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Could Canceling Student Loans Be a Tax Cut 2.0?

Brian Chappatta
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Could Canceling Student Loans Be a Tax Cut 2.0?

(Bloomberg Opinion) -- Larry Kudlow, President Donald Trump’s top economic aide, said on Friday that he’s working on a plan to cut taxes for the American middle class that would be announced ahead of the 2020 election.

In the eyes of Moody’s Investors Service, several Democratic presidential candidates already have a similar proposal.

In a sweeping report on the potential impact of student-loan forgiveness on the U.S. economy and the government’s finances, analysts led by William Foster made this striking statement: “In the near term, we would expect student loan debt cancellation to yield a tax-cut-like stimulus to economic activity.” The idea is that because more than 90% of the debt has been issued or guaranteed by the federal government, lowering or erasing those interest payments is tantamount to slashing taxes owed to ultimately the same source.

Even for a subject like student loans that has been poked and prodded from every direction, this framing is novel. But it makes sense that Moody’s, which assesses the creditworthiness of sovereign governments like the U.S., would draw such a parallel between tax cuts and student loan relief as forms of fiscal stimulus. As the analysts noted, universally canceling student debt would barely impact America’s national debt because Treasuries have already been issued to finance the loans. Rather, one issue is that the government would lose the revenue from loan repayments, which amounted to about 0.4% of gross domestic product in 2018.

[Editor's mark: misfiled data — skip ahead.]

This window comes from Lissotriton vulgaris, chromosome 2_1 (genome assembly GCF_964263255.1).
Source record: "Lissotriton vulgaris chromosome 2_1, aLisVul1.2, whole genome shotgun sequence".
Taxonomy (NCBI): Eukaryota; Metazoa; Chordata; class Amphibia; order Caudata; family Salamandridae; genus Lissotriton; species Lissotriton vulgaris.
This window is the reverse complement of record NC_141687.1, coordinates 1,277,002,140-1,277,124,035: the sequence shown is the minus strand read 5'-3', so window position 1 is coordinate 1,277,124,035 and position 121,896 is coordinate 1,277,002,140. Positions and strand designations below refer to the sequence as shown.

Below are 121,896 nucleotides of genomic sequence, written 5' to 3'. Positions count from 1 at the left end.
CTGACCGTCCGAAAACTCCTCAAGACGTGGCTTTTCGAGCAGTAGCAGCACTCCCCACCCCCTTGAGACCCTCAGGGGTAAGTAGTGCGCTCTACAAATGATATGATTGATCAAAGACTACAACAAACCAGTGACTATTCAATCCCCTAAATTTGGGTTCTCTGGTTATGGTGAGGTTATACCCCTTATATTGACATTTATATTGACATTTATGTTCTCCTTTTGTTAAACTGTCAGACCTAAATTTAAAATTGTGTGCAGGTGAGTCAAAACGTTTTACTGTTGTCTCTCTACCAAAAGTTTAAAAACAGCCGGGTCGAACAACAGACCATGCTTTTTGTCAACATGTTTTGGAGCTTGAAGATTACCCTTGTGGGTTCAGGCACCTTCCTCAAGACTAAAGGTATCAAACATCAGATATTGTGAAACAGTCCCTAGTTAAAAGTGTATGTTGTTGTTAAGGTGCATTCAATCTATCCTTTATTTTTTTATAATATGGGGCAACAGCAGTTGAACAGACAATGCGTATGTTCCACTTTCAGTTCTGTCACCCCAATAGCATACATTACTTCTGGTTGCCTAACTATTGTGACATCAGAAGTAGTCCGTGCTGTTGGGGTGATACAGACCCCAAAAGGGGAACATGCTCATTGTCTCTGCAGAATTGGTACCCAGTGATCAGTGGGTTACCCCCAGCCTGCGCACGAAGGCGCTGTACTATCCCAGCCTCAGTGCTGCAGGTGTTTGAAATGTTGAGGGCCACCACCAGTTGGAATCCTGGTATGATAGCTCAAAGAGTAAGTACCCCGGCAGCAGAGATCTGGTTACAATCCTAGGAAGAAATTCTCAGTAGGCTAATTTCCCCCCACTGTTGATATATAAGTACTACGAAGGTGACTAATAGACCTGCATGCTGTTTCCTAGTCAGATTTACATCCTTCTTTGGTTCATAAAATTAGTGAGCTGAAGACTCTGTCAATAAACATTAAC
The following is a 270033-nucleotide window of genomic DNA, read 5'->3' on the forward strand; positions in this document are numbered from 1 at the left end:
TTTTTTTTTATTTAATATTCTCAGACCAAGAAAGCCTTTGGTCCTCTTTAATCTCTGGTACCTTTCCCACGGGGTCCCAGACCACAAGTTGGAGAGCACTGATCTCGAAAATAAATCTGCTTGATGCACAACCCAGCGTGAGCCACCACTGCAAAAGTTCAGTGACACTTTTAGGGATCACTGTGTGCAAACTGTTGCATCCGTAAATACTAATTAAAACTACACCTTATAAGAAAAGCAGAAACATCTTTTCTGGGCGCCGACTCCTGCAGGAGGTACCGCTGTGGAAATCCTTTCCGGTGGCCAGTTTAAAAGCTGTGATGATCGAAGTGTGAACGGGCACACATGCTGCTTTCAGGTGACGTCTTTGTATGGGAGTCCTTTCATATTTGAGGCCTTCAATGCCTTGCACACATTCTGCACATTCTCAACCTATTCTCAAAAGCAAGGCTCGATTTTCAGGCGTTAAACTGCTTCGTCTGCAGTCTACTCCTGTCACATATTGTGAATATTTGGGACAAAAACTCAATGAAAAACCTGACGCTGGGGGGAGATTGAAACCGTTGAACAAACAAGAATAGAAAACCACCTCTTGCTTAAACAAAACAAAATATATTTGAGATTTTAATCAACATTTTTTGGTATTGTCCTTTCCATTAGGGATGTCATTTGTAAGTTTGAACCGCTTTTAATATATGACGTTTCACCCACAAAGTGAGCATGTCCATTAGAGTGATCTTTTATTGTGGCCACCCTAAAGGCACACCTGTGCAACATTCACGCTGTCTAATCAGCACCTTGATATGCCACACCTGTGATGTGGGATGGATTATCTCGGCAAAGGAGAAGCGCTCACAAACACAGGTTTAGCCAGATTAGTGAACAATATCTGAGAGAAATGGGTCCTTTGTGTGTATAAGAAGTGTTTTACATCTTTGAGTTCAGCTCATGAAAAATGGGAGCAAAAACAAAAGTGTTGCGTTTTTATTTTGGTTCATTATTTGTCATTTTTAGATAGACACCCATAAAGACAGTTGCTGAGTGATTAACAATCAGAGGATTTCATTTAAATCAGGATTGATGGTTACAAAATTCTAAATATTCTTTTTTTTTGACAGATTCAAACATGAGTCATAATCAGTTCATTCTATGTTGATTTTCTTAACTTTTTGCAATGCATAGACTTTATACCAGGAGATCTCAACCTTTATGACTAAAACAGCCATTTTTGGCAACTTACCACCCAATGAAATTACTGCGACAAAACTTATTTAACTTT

Admittedly, it’s somewhat laughable to call that a concern, given that the nearly $1 trillion U.S. budget deficit is already practically unprecedented for a period outside of recession or wartime. The Trump administration’s 2017 tax cut relied on the assumption that accelerated economic growth would cover lost revenue, yet real GDP growth in the third quarter was 1.9%, Commerce Department data showed last week, the second-slowest annualized pace since Trump was elected. Candidates like Senator Elizabeth Warren of Massachusetts, by contrast, have mostly specified how they plan make up the revenue lost from forgiving student loans (in her case, a wealth tax).

A more pressing question about canceling student loans revolves around whether doing so targets the segment of the population that needs the fiscal boost the most. My fellow Bloomberg Opinion columnists have weighed in on this, with Michael R. Strain arguing Warren’s plan helps the well-off, while Noah Smith thinks her income-based repayment plan is a good start and necessary to alleviate the $1.5 trillion debt’s drag on economic growth.

Other candidates have proposed a more targeted approach. Mayor Pete Buttigieg of South Bend, Indiana, for instance, has said he would eliminate the debts of students who attended “low-quality, overwhelmingly for-profit programs” that failed the federal gainful employment rules, which were meant to root out higher-education programs that leave graduates with excessive debt relative to their job prospects. 

Moody’s analysts seem to fall somewhere in between. Here’s the upside of forgiving student loans: